Founder of Bikers Dream Leaves Company
Dennis Campbell has resigned as head of Bikers Dream, the Harley-Davidson parts store that he launched on credit cards and caffeine in 1990 and built into a publicly traded chain of custom motorcycle shops.
Campbell also gave up his seat on the board of directors of the company, which has been losing money since going public in March 1995.
Investors Rowland Day and Don Duffy have been appointed co-chief executives of the company.
Campbell, whose own stable of expensive sports cars and exotically customized Harleys belied the fact that Santa Ana-based Bikers Dream has been burdened with heavy losses, swapped 950,000 shares of his stock for ownership of the company’s superstore in Clearwater, Fla. He also used about 600,000 shares to pay off certain debts and remains a major stockholder with 957,000 shares, Duffy said.
Company directors announced Campbell’s resignation after a meeting Monday morning and the company’s stock, which has been languishing in the Nasdaq market for most of the last year, responded by jumping 50% to close at $2.25 a share Monday, up 75 cents for the day.
“There’s a lot going on now, we’re starting with a clean sheet and the market is responding to the change of management,” said Duffy.
Among other things, he said, the company has signed a dealership agreement with Ultra Kustom Cycles. The Riverside manufacturer of replicas of customized Harley-Davidsons is owned by stretch-limousine maker Ultra Koach.
Bikers Dream sold the Florida store to Campbell as part of its ongoing effort to cut costs and improve operating results, Duffy said.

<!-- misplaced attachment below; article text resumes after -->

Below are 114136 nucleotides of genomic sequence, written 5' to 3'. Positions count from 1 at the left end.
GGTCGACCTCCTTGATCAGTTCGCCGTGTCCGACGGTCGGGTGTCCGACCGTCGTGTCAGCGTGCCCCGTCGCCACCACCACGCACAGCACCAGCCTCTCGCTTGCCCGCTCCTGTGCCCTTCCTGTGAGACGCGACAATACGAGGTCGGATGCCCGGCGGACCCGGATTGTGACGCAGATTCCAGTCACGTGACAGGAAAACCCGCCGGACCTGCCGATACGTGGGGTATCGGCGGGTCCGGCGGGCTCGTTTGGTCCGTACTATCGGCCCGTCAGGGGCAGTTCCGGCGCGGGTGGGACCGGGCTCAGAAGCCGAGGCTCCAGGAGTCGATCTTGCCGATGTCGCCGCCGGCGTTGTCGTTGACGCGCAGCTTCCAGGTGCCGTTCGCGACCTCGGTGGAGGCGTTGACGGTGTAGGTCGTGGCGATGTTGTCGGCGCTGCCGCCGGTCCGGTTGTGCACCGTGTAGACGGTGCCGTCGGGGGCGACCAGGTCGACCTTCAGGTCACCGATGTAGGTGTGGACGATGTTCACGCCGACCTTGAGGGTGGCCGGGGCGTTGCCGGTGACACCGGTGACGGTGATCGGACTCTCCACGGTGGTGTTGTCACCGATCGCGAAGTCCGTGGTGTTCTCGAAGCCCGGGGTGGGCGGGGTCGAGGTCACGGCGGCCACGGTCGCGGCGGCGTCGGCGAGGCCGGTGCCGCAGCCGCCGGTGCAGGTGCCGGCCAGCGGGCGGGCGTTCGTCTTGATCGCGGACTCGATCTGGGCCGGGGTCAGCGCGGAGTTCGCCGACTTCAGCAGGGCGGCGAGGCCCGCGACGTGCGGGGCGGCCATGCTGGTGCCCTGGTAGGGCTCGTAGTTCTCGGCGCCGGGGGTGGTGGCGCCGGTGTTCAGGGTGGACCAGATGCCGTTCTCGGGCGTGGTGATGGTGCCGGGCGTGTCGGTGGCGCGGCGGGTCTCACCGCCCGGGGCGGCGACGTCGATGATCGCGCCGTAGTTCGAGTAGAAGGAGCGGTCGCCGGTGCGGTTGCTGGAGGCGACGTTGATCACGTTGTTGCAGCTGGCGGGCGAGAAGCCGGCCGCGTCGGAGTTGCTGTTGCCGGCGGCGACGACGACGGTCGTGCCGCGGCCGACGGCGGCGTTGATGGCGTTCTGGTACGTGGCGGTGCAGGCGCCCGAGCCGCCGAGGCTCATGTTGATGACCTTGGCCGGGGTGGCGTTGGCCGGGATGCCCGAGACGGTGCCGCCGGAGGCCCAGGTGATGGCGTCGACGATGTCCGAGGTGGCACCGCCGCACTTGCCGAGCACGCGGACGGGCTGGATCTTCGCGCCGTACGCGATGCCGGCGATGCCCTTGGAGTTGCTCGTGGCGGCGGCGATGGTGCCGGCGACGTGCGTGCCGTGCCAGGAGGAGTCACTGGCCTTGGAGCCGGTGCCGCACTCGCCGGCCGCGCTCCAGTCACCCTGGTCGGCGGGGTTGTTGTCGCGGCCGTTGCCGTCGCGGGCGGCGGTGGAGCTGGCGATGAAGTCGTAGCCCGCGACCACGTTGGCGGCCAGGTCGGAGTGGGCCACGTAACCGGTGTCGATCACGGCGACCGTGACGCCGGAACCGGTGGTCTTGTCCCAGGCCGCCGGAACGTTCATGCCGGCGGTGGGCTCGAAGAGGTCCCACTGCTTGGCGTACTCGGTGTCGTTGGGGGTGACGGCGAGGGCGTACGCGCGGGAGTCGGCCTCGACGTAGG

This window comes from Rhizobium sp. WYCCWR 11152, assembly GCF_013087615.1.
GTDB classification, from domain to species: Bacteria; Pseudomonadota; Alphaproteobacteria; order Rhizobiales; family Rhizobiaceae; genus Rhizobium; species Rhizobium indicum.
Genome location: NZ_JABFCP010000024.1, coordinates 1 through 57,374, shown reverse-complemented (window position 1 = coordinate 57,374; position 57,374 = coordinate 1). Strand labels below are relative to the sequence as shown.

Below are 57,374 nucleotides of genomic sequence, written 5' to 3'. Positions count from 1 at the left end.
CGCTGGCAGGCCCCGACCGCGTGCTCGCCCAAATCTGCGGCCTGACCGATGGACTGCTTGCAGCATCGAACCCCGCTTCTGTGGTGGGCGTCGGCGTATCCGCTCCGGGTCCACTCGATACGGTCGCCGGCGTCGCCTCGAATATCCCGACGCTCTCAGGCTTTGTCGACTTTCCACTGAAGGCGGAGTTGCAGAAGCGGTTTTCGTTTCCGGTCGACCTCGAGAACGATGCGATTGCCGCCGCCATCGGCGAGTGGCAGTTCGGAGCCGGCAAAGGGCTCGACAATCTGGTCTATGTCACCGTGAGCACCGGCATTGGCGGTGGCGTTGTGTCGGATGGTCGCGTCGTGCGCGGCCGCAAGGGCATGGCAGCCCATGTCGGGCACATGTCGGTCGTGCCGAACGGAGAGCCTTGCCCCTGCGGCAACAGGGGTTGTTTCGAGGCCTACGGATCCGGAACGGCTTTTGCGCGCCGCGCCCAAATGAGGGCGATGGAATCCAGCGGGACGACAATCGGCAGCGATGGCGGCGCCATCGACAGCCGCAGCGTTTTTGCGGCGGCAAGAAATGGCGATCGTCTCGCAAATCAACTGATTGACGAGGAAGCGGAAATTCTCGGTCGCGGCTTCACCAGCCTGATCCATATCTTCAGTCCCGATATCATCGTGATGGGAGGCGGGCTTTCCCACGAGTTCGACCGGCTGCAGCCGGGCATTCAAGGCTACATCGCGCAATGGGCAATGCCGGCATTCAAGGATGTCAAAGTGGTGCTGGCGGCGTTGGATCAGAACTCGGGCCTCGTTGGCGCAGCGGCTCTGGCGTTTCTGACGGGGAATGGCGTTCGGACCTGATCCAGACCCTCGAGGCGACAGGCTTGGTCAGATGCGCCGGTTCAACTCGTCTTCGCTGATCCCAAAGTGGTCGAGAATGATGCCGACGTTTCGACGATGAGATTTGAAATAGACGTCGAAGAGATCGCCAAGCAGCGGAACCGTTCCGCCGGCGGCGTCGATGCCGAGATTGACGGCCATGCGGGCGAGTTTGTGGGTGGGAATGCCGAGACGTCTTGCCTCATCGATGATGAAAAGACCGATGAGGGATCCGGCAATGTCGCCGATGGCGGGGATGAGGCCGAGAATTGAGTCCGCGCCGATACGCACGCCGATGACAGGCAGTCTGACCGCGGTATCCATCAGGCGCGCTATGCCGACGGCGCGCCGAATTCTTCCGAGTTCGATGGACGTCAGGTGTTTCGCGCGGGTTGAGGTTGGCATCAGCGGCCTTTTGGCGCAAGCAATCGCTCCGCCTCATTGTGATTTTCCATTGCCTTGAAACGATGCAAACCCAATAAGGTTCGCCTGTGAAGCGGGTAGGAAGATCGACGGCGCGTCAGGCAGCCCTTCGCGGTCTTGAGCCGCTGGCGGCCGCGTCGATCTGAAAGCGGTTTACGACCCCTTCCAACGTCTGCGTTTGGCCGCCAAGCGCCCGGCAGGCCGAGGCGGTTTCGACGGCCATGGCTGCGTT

Bikers Dream has three company-owned stores, in Sacramento, Santa Ana and Dallas, and three franchise dealers, in Arizona, New Mexico and Florida.
The stores, which average 10,000 square feet, sell and service used and customized Harley-Davidson motorcycles and the new Ultra Kustom bikes and sell extensive lines of motorcycle parts, accessories and wearing apparel.
In an interview earlier this year, Campbell recalled how he downed coffee for days on end to stay awake as he launched the business in a small store in Huntington Beach. He was seeking to capitalize on the resurgence of interest in Harley bikes by well-heeled people in their late 30s and up who could now afford to indulge in luxuries they had missed in their younger days.
He later moved Bikers Dream into larger quarters in Santa Ana. The company’s financial problems apparently stemmed from its rapid expansion into franchising. Most of the early franchise agreements have been canceled.
The company raised $1.2 million in a private placement earlier this year. Campbell’s resignation followed a report in late August that the company lost almost $990,000 in the second quarter, bringing accumulated losses since going public to almost $4 million.